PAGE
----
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GCHQ: New head of cyber security agency announced

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Lindy Cameron begins the role amid tensions around the Russia report


A civil servant who has served in conflict zones including Afghanistan and Iraq, and has worked in the international development field, will be taking over as the head of one of Britain’s cyber intelligence agencies.


Lindy Cameron will replace Ciaran Martin as the Chief Executive Officer of the National Cyber Security Centre (NCSC), a part of GCHQ, at a time of ongoing controversy over the performance of the intelligence agencies in countering cyber campaigns by hostile states.


A recent report by the Commons Intelligence and Security Committee (ISC) strongly criticised the failure of the government and the security and intelligence services for a failure to combat Russian propaganda offensives during the last general election and the Brexit and Scottish independence referendums.


GCHQ and the NCSC told the Committee that Russia had targeted critical national infrastructure and government departments and posed an “immediate and urgent threat” in cyberspace. Yet, the MPs found, as late as 2016, the time of the Brexit vote, GCHQ only devoted just 10 per cent of its resources to Russia. There has been a significant rise in those resources since then.


Ms Cameron’s new post will also include dealing with the fallout from the decision to bar Huawei from the UK’s 5G network by 2027. The move, a volte-face by Boris Johnson’s government, came after a review was carried out by the NCSC following the impositions of new sanctions by the US on the Chinese telecommunications multinational.


Mr Martin, the first head of the NCSC, has been appointed Professor of Practice in Public Management at the Blavatnik School of Government at Oxford University.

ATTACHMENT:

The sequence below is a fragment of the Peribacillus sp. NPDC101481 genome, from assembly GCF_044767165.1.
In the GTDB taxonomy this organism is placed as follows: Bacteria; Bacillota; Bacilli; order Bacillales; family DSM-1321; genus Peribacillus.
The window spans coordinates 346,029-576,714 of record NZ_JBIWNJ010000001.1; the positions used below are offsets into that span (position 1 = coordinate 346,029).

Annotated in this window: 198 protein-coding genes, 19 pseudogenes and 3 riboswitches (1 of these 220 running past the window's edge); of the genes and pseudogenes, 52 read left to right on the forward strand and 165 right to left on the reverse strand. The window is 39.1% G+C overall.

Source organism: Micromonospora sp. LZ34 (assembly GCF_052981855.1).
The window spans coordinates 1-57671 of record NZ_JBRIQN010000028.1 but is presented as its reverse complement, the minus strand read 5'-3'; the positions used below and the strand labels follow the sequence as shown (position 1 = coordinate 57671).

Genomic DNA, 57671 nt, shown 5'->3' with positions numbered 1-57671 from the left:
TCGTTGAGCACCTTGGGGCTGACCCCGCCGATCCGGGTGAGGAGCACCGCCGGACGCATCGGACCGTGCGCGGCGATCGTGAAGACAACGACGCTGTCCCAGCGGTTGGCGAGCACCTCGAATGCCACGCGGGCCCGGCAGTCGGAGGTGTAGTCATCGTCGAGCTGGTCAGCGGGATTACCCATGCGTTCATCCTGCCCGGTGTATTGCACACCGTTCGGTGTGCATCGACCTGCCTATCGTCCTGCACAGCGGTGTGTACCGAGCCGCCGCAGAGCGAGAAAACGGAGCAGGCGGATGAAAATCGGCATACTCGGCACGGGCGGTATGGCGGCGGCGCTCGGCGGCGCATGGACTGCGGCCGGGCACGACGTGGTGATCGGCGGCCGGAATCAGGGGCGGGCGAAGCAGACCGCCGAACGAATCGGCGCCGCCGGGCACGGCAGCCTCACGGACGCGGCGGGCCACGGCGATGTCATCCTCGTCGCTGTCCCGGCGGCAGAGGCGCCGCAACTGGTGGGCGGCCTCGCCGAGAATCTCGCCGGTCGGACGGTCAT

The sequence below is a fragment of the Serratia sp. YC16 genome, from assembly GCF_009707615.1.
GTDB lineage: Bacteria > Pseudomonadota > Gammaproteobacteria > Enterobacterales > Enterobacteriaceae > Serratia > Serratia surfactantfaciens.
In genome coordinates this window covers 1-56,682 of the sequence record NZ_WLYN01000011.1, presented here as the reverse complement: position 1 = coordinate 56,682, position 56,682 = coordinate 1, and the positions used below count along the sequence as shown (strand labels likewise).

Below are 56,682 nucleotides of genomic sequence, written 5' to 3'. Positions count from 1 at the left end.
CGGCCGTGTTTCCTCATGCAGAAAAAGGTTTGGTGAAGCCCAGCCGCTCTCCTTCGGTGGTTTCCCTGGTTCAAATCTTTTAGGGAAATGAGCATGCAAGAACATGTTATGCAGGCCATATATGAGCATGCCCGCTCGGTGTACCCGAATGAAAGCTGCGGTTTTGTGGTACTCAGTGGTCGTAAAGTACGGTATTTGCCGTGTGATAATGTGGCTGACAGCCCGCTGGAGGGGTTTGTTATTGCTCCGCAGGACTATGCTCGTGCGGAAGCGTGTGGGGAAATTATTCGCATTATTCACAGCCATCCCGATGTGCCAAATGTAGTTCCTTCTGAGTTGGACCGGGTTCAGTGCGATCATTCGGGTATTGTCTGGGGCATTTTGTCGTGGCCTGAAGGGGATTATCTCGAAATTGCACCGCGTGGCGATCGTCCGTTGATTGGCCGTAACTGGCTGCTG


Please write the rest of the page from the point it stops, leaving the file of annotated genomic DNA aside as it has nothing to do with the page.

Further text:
Ms Cameron was born in Northern Ireland where her father Craig was a founding member of the Corrymela Peace and Reconciliation Centre, set up to promote dialogue between the Protestant and Catholic communities during the Troubles.


She joins the NCSC from the Northern Ireland Office where she was deputy head to the Permanent Secretary, Sir Jonathan Stephens. She had previously served as the Director-General in charge of the Department for International Development (Dfid) programmes in Asia, Africa and the Middle East.


Ms Cameron, a graduate of the Ministry of Defence’s Royal College of Defence Studies (RCDS) served in Baghdad and Kabul for Dfid, and Helmand for the Foreign Office at particularly violent times in both conflicts. She worked in the Cabinet Office during the 2008 financial crisis.


Ms Cameron said following her appointment: “Over the past four years, the NCSC has transformed the UK’s approach to cyber security and set a benchmark for other countries to follow. I am delighted to join the NCSC and relish the opportunity to take this world-leading organisation to the next level.”


Jeremy Fleming, the GCHQ Director said: “I am excited to welcome Lindy to the NCSC and GCHQ. She joins at a time when cyber security has never been more essential to the nation’s resilience and prosperity. Lindy’s unique blend of experience in government, overseas and in security and policy issues make her the ideal leader to take NCSC into the next stage of its delivery.”



Britain names diplomat Richard Moore as new MI6 spy chief

Moore, 57, joined the Secret Intelligence Service (SIS) in 1987, just four years before the collapse of the Soviet Union in 1991.


isis russian strike team both oxford grads , both west asia experts ..... watch uptick in terrorism in rus chin.

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UK spy chief Richard Moore had relative who 'fought against British rule'


During his time in Turkey, Mr Moore used his Twitter account to respond to an allegation in a Turkish paper suggesting that an Isis bombing was the work of a British agent. The front page featured a picture of the actor currently playing James Bond, Daniel Craig.

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